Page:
Monday, October 27, 2014

Happenings Around the House: The White Gloves Gang

Members of the "white gloves gang" with the WWH staff and President Wilson!
Painting storage before
 the arrival of the volunteers.

On October 22nd, the President Woodrow Wilson House hosted five volunteers from the “White Gloves Gang.” Named after the white gloves that museum professionals wear when handling artifacts, members of the gang are museum professionals from a wide variety of backgrounds and disciplines that volunteer their time  to assist with various museum projects. The service day is organized by the annual Mid-Atlantic Association of Museums Conference held this year in D.C. from October 22-24th. The conference aims to bring together a wide variety of museum professionals to create a collective forum that allows for the sharing of ideas and continued improvement of the museum field. On the first day of the event, participants can choose to participate in a project at a local museum. Volunteers assigned to the President Woodrow Wilson House assisted the staff by helping renovate our painting storage closet.
Newly refinished shelving. 

Wilson House staff were excited to receive the extra helping hands and have been prepping all week for their arrival. Because the volunteers would only be at our site for one day, the staff needed to complete some preliminary work. On Monday, staff members removed all the paintings from the top and bottom shelves. The paintings were then cleaned and the old archival wrapping was discarded. They were then organized by size, to make it easier to return them to the shelves, and set aside. The shelves were then cleaned and prepped for the application of new archival material.
Some of the volunteers have fun while re-lining the shelves!

The volunteers wrap and catalog the many paintings. 
  On Wednesday, the Wilson House staff eagerly greeted the five volunteers and immediately put them to work. Two members of the “white gloves gang,” with experience in painting storage began relining the shelving units. The three other volunteers started cataloging and photographing all the paintings to make sure they were all accurately recorded in the museum’s inventory. Finally, the paintings were wrapped in archival material, to preserve their condition, and returned to the shelves.  

Volunteers re-shelve the paintings. 
The hard work done by the "white gloves gang" and the President Woodrow Wilson House staff will help to preserve the condition of these paintings for years to come! A big thank you to all our volunteers! 
-Madison Keller, Fall 2014 Intern 

WWH collections housekeeper Elena Popchock and a
                volunteer attach an inventory label to a painting.

Newly completed painting storage!

Newly completed painting storage!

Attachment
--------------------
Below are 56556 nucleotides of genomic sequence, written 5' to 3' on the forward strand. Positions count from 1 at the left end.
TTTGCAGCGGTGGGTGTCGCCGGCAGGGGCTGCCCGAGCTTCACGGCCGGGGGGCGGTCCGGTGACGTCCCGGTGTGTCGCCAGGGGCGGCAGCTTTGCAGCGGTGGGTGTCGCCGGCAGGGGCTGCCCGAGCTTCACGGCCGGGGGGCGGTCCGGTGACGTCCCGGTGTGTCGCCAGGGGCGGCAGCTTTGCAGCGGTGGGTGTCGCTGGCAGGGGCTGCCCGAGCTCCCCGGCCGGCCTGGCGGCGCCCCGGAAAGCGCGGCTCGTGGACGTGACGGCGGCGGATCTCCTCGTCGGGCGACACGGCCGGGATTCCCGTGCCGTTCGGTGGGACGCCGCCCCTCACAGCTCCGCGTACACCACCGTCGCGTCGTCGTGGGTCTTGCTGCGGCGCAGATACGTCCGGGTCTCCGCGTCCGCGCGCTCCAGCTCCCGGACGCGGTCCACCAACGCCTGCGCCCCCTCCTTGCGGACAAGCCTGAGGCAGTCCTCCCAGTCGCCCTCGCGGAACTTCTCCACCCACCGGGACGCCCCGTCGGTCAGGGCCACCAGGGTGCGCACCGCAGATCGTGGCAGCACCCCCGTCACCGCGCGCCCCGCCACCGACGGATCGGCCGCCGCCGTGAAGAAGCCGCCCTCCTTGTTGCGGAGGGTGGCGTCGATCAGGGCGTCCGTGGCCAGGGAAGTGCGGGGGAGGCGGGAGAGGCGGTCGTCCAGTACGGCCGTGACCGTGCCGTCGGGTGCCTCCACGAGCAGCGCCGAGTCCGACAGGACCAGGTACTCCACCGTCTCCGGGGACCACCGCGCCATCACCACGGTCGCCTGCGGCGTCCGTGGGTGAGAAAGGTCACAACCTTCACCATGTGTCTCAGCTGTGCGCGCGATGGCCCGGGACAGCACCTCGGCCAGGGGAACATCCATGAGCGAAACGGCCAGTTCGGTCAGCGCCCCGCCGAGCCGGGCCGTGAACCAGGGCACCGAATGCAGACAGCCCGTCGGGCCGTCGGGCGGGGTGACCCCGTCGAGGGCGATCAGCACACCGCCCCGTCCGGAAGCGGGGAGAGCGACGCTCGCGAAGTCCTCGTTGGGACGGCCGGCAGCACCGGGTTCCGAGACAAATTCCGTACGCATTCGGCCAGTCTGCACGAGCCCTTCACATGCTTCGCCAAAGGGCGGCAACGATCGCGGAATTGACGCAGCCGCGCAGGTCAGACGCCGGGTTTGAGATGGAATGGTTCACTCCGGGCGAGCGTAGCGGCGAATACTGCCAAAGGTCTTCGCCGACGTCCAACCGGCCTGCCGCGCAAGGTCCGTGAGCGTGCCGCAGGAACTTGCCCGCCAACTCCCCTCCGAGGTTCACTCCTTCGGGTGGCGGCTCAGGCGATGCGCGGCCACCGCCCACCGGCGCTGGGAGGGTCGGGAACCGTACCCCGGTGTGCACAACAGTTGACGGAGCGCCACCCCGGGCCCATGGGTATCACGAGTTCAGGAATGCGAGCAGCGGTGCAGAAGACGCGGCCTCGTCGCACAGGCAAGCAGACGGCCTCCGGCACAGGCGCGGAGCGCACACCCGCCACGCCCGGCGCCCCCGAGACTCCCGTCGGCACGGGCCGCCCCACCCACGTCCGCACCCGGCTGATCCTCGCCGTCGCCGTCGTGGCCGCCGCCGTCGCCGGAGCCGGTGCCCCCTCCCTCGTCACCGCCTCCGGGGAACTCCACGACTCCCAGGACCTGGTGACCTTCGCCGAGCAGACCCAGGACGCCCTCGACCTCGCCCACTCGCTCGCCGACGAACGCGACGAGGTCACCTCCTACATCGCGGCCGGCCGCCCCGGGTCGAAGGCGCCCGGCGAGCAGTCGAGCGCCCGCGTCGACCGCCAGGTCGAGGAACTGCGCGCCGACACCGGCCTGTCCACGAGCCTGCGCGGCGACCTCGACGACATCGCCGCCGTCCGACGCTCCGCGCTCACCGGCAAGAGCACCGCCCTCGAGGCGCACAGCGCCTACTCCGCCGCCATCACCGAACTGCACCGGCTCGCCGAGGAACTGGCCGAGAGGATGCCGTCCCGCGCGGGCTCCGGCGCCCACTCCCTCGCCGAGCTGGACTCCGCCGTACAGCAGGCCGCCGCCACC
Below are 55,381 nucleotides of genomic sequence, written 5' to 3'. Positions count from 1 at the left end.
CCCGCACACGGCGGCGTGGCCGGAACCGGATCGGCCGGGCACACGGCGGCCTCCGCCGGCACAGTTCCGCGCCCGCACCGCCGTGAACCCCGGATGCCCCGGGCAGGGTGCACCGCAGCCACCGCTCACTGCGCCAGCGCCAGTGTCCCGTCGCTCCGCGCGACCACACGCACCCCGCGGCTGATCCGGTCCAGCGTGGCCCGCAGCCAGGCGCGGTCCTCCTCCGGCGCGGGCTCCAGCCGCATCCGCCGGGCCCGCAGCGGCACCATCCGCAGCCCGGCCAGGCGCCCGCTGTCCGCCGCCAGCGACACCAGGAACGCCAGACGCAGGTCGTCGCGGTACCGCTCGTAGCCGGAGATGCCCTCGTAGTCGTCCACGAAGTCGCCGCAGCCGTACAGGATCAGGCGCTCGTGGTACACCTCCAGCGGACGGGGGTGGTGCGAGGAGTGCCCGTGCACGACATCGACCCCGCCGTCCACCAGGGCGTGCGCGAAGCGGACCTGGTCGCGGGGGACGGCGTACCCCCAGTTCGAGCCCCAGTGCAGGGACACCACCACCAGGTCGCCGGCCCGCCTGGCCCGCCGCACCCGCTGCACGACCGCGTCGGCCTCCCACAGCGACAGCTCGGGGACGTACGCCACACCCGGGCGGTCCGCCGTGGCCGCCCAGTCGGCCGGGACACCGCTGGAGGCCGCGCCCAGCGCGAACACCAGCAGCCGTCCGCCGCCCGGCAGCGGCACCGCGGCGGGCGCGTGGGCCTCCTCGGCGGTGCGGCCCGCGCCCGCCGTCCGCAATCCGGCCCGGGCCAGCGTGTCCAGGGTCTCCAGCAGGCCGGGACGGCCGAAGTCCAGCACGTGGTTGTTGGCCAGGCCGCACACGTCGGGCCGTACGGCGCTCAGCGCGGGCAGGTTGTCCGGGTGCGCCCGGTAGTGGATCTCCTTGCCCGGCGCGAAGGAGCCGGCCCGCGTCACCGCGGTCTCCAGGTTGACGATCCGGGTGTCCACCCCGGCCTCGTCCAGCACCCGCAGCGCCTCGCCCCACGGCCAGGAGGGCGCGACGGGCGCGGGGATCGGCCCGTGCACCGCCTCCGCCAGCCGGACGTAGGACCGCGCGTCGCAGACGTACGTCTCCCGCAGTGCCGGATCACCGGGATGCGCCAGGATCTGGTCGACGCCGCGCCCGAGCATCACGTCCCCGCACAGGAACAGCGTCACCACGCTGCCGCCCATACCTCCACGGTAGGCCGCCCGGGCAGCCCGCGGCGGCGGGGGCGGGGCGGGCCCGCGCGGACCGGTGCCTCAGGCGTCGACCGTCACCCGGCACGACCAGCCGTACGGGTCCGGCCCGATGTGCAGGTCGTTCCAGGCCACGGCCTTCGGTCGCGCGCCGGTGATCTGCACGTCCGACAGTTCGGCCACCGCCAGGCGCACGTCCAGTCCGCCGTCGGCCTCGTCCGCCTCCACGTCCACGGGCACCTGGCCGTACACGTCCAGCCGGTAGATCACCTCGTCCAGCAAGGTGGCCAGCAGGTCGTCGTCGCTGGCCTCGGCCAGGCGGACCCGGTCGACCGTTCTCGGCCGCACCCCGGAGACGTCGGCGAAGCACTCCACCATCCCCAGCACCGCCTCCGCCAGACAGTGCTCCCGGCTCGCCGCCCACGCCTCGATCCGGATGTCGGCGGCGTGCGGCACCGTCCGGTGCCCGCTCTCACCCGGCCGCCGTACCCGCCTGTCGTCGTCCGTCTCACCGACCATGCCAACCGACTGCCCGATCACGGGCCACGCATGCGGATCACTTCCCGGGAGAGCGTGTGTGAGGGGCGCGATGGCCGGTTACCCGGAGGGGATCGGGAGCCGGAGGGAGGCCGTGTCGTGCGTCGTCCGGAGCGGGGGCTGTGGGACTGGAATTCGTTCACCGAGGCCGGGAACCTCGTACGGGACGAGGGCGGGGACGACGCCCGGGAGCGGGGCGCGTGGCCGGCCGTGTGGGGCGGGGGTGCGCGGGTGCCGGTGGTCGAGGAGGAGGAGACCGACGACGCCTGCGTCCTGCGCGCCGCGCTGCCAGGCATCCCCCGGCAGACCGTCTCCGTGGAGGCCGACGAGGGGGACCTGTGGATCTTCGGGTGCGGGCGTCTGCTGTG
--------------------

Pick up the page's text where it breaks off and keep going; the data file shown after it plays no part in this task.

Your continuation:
Wednesday, October 1, 2014

Spotlight on our Collections: Princeton University Pennant

Princeton University banner.
Photo courtesy of WWH. 
             As the only president to earn a PhD, Woodrow Wilson is often remembered as a prominent scholar. This brown and orange banner emblazoned with the word “Princeton” is representative of the four years Woodrow Wilson spent as an undergraduate at Princeton University, originally known as the College of New Jersey, and the eight years he served as president of the university. Hung in what was colloquially referred to by President Wilson as the “dugout,” the banner emphasizes the important role that education and scholarship played in Wilson’s life. Before becoming a politician, Wilson pursued an academic career and spent many years as a prominent professor of political science.

A collection of Wilson's Princeton memorabilia.
Photo courtesy of WWH. 
As a child, Wilson struggled in school and did not learn to read until the age of 10. He truly began to succeed academically when he transferred to Princeton University in 1875 from Davidson College in North Carolina. Wilson made the most of his four years there by engaging in a wide variety of extra-curricular activities. For example, Wilson organized a pick-up baseball team called the Bowery Boys and by his junior years was the managing editor of the school newspaper. Additionally, Wilson spent a great deal of time learning and perfecting his public speaking skills as part of the debate club. Despite all of the time he dedicated to activities outside of the classroom, “…Wilson ultimately distinguished himself most as a scholar, through countless hours of independent thought and work. He was bursting with ideas, as every book he read seemed to inspire one he hoped to write.”[1] After graduating in the top third of his class, Wilson enrolled in Law School at University of Virginia but soon realized that he was not interested in the practice of law. After a short stint as a lawyer in Atlanta, Wilson returned to graduate school at Johns Hopkins University. After three years of study, Wilson received his doctorate and began his teaching career. Wilson was an immensely popular professor and “At the end of his classes, Wilson was often given a standing ovation.”[2] Although Wilson had always wanted to pursue a career in politics, this desire lay dormant during his years spent as a lecturer. He spent several years teaching political science at Bryn Mawr and Wesleyan but eventually returned to his Alma Mater, Princeton University.

Woodrow Wilson in his Princeton University robes.
Photo courtesy of WWH. 
After distinguishing himself as a professor and competent public speaker, Wilson was selected as the 13th President of Princeton University in 1902. As a deeply religious person who was committed to leaving the world a better place than he had found it, Wilson was happy to this position because “…he considered Princeton’s goals tied to those of every college, and the role of higher education bound to the progress of the nation.”[3] Wilson served as President of Princeton for eight years and made several notable improvements during that time, such as: improving the curriculum, establishing a graduate school, and increasing the number of distinguished professors. Today, Woodrow Wilson’s legacy of scholarship and international understanding are preserved on the Princeton University campus through the Woodrow Wilson School of Public and International Affairs. The school, named in Wilson’s honor, works to prepare students for careers in public service and frequently collaborates with the President Woodrow Wilson House Museum.